Out of all the underground labels and collectives, Grey 59 has always been one of my favorites. I was first brought into the G59 world after listening to $uicideboy$ pretty religiously, as ironic as that might sound, and it was through them that I was introduced to the other artists on the roster. Germ probably came next, then Shakewell, and Ramirez was always an act I respected like crazy even though he might’ve been the final artist I was put onto. Through all of their respective music, they bring such diversity to the label without abandoning the collective’s dark, ruthless nature that was what drew me in early on in the first place.
Most recently, Ramirez took to Twitter to drop off a brand-new song entitled “Tales From Tha Guttah” as well as an accompanying music video, and this track displays his skills at an all-time high. Rocci produced this underworld hit, using menacingly deep piano keys mixed with mystifying synths, piercing percussion along with an equally earsplitting drum line, and a telltale pitched-down vocal chop that is very characteristic of other members of the label as well. As he begins to spit, his words are delivered in a choppy yet consistent manner and although he speaks hastily, he never has to slur his lyrics together, making sure you’re able to understand and appreciate the threatening topics he’s going into detail about.
He comes off as ruthless as ever, putting his aggression at the forefront of his delivery in order to make anyone who’s not on his side feel understandably uneasy. There is a background layer of vocals that can be heard throughout the entire track that repeats every word he recites, but in a higher pitch that is accentuated by a filter that comes off as if he’s being played on an old school radio that doesn’t have great reception. Although this might sound as if it’s making the song sound too gritty or unclean, it actually adds the perfect amount of impurity to pair flawlessly with the overall vibe of the record itself.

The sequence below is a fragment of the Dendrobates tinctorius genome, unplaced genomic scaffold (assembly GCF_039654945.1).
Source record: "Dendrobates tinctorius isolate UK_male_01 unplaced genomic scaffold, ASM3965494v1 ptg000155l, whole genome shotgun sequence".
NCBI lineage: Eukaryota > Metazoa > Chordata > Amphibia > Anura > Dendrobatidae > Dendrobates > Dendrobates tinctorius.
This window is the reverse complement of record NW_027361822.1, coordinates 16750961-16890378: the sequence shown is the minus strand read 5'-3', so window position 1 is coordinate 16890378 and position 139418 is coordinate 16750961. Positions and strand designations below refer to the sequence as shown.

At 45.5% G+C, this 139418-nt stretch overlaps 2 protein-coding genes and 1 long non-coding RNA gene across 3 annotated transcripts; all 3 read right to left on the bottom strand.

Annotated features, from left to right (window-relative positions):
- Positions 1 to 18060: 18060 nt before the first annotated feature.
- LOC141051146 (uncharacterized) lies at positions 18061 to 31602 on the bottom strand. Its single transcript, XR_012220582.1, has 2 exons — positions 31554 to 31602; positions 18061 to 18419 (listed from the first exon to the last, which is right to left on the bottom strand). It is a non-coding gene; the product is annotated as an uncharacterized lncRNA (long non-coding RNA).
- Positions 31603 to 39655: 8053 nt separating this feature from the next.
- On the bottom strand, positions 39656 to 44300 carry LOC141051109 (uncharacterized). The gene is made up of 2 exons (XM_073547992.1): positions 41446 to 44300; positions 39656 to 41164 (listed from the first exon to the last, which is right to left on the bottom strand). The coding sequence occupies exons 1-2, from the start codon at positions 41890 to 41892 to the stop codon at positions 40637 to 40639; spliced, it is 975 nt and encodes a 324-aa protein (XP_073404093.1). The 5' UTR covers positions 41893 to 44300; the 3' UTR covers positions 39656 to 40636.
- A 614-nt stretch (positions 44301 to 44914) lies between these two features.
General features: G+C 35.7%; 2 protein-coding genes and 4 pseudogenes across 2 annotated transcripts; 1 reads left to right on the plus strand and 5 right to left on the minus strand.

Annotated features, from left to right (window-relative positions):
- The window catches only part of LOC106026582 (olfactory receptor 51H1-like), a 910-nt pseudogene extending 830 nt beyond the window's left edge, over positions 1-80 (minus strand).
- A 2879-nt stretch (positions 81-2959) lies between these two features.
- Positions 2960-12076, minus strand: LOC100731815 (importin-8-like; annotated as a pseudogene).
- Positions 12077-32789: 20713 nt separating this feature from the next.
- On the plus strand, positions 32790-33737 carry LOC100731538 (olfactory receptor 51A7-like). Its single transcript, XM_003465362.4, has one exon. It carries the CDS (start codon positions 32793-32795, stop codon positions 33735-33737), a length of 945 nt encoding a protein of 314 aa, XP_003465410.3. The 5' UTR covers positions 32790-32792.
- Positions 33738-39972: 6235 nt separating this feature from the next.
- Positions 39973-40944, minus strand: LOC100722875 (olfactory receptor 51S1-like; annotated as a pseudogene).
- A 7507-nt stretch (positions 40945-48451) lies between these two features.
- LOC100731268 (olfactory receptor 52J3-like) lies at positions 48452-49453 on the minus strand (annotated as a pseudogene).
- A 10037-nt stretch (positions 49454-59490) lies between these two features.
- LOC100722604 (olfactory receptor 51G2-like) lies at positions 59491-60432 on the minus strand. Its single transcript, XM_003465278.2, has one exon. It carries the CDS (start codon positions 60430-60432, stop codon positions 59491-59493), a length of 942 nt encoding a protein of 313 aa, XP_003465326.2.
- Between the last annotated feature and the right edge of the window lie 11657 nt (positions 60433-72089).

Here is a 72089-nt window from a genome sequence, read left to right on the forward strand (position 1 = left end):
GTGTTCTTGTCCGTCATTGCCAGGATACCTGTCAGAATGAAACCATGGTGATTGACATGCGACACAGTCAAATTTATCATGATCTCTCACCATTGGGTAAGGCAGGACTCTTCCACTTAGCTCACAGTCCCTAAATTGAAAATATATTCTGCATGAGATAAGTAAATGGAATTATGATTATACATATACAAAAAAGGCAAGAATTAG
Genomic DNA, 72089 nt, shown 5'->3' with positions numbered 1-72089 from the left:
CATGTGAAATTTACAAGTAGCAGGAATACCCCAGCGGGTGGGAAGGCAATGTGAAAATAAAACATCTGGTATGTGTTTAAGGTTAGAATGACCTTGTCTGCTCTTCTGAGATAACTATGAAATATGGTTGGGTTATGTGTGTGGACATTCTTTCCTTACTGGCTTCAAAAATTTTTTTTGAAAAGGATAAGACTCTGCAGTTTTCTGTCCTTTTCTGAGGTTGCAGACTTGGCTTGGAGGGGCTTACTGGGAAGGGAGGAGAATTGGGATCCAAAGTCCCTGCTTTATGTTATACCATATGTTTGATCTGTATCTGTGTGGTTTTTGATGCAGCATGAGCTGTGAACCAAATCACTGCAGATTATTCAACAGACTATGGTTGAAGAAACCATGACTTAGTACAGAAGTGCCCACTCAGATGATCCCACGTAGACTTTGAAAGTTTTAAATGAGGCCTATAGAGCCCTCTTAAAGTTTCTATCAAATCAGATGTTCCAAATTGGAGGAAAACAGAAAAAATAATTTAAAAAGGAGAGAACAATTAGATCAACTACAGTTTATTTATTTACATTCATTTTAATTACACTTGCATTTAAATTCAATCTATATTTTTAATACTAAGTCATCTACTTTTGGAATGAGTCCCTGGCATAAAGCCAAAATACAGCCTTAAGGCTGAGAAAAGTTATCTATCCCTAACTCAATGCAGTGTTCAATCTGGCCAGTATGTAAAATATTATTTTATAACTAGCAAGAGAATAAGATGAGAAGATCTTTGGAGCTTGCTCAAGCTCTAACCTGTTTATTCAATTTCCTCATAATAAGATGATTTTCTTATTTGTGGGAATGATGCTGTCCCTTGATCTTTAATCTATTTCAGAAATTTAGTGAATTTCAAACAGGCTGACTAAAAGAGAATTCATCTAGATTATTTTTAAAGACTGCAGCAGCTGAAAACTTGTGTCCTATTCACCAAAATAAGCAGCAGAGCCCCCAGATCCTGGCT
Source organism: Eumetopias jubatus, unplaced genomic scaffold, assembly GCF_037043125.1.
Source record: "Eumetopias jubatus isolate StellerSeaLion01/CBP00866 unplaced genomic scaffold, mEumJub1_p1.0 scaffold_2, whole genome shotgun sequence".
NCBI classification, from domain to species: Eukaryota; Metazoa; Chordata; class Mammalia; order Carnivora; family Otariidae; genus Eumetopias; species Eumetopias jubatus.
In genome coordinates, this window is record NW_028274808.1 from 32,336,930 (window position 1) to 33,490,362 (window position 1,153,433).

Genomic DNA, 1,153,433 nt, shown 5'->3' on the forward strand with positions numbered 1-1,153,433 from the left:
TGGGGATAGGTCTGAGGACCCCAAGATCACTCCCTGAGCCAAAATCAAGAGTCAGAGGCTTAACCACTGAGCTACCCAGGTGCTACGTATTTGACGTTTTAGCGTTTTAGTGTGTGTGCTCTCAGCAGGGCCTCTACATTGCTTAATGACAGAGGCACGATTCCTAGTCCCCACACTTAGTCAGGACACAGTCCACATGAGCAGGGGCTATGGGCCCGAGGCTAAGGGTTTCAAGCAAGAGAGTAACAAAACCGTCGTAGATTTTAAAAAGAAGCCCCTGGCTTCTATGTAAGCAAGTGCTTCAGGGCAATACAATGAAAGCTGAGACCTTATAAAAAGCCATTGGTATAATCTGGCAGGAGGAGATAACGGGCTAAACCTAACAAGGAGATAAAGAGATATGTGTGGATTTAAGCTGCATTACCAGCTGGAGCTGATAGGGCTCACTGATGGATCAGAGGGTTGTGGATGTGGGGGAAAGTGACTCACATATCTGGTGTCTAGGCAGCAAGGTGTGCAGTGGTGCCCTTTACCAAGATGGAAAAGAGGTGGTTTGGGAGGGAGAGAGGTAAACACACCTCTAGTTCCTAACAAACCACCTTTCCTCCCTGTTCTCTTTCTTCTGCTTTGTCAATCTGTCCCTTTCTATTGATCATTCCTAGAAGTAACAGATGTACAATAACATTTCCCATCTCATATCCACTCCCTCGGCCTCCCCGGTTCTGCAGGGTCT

No matter how quickly his bars come out of his mouth, he never seems to be in a hurry, rather opting to remain calm and unphased by the rapid nature of the track. In the hook, he elevates the emotion within his delivery, almost yelling without truly raising the volume of his voice to add some even more differentiation to his already dexterous talents that are on full display throughout the song. As he takes us on a sonic tour throughout this offering, Ramirez provides even more assault through his hard-nosed bars referring to violence, tales of life in the streets, and his tough upbringing that helped shape him into the unapologetic person he is today.
As the video begins, two kids walk into a bodega of some sort, grab a couple of drinks out of the fridge, and head to the counter where there’s a television. They ask the clerk to turn something on, so he picks up the remote, clicks a button, and we’re brought into the dark world that Ramirez has brought to life for fans. We first see the emcee in an empty, underground scene as the camera uses a filter to make it seem very lo-fi, looking as if this scene was shot on an old school camera from the ‘90s. This filter is used in a plethora of other scenes throughout, playing up the granular, gritty vibe of the track itself. Other shots show Ramirez reciting his lyrics in front of a few different situations, some involving police attempting to detain certain individuals while others show a group that seems to be jumping and/or robbing someone.
In the second verse, he’s joined by his labelmate Shakewell who helps him count money and divide up some sort of drug in the middle of a dimly lit room. After this, the two head back to the original scene where Ramirez began the video, this time joined by a cop car. As he stands on top of the vehicle, Shakewell spray paints anti-police messages while the lights flash around and illuminate the setting. The visual comes to an end with the clerk turning off the TV, leaving the two impressionable kids in awe as their jaws seemingly drop to the ground in disbelief of what they just witnessed.
If you can listen to this song, watch the video, and still not understand why I have such high praise for the G59 member, then I think the issue might be on you. His bars are as masterful as they come, and his attack is at an all-time high. He provides a new, more ruthless spin on some West Coast gangster music that is not only much appreciated by me, but it’s also more eye-opening than anything coming out of that geographical region in Hip-Hop. I love the pitched-down sample because this is something that most artists outside of the label don’t utilize, and it brings you back to another time in music that goes underappreciated in the current climate of the genre. The visual also did a fantastic job of elevating the vibe of the song through the use of grainy filters and unbelievable scenes, so I don’t think this offering could have gotten any better if they tried. Ramirez is one of the most incredible artists in the entire Rap genre, and if you haven’t paid him the respect he deserves just yet, check out his brand-new video for his song “Tales From The Guttah” to understand exactly where I’m coming from.
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